|Board member||1984 - 1985|
|Executive Director||1982 - 1985|
|General Manager||- June 1986|
Helen was a founding member of Handspan Theatre in 1977. She brought to the fledgling company her 4 years' experience with the Parry Marshall Puppet Theatre and a family background in traditional theatre and contemporary drama. Helen knew a great deal about puppetry and its history, and in her travels overseas had seen the work of various European companies. She talked about the Black Theatre of Prague and the Japanese Bunraku and set our imaginations alight.1 She also burned her own boats and abandoned her almost completed Social Work Degree and her thesis on Puppetry in Therapy, to go on Handspan's first tour.
Helen performed as an actor and puppeteer in early Handspan shows. However, lacking diligence in voice classes and distracted by practicalities in rehearsal, her instinct for management led her from the stage to the office and put a phone in her hand instead of a puppet. She became Executive Director of the collective membership's artistic vision and programs in 1983, and remained Creative Producer with the company until 1986.
With Ken Evans, Helen remained a constant in the founding partnership that established Handspan, involved in all aspects of the company's work - as a performer, puppet maker, director (Streetwise, 1984), dramaturg (The Haunted, 1985), publicist and producer. She performed in the company's first international show, The Bunyip of Berkeley's Creek at the Edinburgh Fringe and at the 80th UNIMA World Congress and International Puppet Festival in Washington DC as well as on the streets of Paris and Amsterdam in 1980. Subsequently, she established Handspan international touring opportunities with Nigel Triffitt's Secrets which remained on the road for 5 years.
In 1982, she and Maeve Vella initiated the successful 3rd Australian International Puppet Festival, with Carclew, the National Centre for Youth Performing Arts in South Australia which involved her part-time relocation part-time to Adelaide to work as the Festival's Program Manager and Editor of Carclew's magazine, Lowdown until 1983.
Helen and Maeve Vella also co-authored Theatre of the Impossible, Puppet Theatre in Australia published by Craftsman House, Sydney, (1989) still Australia's key reference in the medium. Since Handspan closed, she has been spasmodically archiving, researching and writing a planned the history of the company: A Handspan of 25 Years. Much of the material on the Handspan Theatre Website has been generated from this unpublished manuscript, but the site itself has been created by Helen, in partnership with Maeve again, since mid-2014.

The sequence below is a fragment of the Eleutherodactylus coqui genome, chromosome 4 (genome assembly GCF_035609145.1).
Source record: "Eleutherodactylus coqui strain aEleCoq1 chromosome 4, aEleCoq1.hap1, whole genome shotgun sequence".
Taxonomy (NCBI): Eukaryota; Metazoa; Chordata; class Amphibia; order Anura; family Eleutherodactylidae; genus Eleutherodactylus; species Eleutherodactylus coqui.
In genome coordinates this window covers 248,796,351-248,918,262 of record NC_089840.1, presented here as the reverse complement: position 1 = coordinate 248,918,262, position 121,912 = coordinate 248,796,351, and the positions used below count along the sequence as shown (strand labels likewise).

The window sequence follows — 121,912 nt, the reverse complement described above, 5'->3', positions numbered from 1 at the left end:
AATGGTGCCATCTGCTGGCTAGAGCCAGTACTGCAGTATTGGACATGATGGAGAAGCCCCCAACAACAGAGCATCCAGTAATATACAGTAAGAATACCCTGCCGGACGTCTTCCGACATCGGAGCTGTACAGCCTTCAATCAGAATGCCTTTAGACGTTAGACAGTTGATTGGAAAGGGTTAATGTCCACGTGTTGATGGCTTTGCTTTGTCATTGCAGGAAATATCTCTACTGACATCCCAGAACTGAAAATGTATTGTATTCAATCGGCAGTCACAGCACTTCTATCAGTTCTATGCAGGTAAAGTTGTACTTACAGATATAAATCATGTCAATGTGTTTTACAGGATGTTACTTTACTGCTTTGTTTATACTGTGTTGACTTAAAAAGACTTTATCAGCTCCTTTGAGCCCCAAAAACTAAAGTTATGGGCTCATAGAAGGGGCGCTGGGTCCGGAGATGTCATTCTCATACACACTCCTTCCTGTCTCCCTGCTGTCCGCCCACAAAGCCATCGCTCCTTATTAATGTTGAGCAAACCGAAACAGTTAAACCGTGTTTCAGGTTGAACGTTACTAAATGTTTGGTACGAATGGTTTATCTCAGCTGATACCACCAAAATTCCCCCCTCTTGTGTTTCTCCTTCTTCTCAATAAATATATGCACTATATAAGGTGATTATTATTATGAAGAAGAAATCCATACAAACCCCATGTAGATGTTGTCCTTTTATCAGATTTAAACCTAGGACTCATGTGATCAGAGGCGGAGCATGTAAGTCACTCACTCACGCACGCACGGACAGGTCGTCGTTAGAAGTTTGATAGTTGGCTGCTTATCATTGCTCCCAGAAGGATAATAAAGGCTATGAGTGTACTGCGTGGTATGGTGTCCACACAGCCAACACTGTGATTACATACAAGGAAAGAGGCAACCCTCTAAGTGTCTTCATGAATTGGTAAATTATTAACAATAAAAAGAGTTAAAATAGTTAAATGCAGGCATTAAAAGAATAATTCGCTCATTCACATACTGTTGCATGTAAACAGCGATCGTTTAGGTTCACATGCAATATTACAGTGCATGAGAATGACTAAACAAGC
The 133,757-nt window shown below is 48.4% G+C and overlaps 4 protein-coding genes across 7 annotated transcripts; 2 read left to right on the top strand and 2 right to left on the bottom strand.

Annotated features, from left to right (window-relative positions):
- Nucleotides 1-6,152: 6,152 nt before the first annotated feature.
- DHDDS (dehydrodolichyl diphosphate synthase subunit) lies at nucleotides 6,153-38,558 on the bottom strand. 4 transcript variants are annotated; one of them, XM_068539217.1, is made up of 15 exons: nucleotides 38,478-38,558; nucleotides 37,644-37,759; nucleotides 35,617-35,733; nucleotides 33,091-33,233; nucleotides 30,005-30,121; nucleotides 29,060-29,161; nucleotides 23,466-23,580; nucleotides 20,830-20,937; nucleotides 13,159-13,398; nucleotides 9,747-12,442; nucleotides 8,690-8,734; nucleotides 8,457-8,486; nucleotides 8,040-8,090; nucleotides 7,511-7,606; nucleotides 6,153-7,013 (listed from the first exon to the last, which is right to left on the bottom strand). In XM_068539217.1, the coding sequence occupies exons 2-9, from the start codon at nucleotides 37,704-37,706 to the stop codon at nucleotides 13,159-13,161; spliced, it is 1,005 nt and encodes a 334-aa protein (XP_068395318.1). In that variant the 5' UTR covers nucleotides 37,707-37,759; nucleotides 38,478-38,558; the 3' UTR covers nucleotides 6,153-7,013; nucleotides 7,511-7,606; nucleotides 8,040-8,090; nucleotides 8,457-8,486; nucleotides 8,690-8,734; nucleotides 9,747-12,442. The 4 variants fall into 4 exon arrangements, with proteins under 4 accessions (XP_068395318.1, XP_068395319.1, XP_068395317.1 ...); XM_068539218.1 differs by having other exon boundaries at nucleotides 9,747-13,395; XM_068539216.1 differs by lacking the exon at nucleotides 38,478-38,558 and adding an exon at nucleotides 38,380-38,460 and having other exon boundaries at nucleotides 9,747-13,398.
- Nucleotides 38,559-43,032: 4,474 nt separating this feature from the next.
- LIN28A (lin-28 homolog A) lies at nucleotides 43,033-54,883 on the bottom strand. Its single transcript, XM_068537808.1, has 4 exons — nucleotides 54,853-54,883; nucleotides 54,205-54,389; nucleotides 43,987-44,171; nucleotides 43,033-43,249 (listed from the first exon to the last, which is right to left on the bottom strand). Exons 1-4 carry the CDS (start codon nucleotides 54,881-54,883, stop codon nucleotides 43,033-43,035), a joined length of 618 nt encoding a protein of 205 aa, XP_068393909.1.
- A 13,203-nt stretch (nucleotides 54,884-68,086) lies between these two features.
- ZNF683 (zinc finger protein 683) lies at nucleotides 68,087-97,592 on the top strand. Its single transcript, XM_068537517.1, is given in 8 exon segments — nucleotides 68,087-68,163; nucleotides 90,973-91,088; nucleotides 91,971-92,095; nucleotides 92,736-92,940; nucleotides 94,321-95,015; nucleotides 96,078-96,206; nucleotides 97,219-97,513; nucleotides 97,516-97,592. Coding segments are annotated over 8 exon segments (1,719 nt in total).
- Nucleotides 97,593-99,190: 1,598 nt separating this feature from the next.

In her role as Executive Director of Handspan Helen brought a total commitment to creating original, innovative, issue-based work, and reaching new audiences for puppetry-based theatre. She was a leader in the Australian Youth Performing Arts Association and a member of the Community Arts Board of the Australia Council as well as being instrumental in commissioning some of Handspan's most memorable mainstage shows including Secrets, Cho Cho San and Four Little Girls and tireless in supporting the work of all Handspan company members.
Since her last work with Handspan in The Last Wave (1987), Helen has worked as a professional Independent Producer in Melbourne and Adelaide with theatre companies, arts organisations, festivals and communities. She has run puppetry and drama courses and taught Producing and Management to emerging artists and tertiary students.
Married to Andrew Bleby in 1985, Helen moved to Adelaide in 1990 where she established her independent producing company Schemes Consolidated. She worked with the Drama Centre at The Flinders University of South Australia to host the 3rd International Woman's Playwrights Conference (1994) as a collaborator in experimental projects using early digital animation and imagery in performance design; instituted the Performing Arts Industry Research and Development organisation (PAIRD) to develop student-industry exchange projects; and produced cross-cultural exchange projects in Asia.
Since her return to Melbourne in 2001, Helen has worked with former Handspan colleagues and associates including the Keene Taylor Theatre project and Becken to create new independent performance works as well as producing a wide range of projects with performing artists across Melbourne.
What I liked best she claims2 was the ensemble nature of Handspan - shared ideas, shared vision, shared ambition and shared responsibility and commitment. When Handspan became a formalised institution I wasn't the right leader for it any more - too enamoured of creative freedom perhaps, it was perfect to hand over to Trina3 . Handspan left its mark on many people - I'm very glad to have been one of them.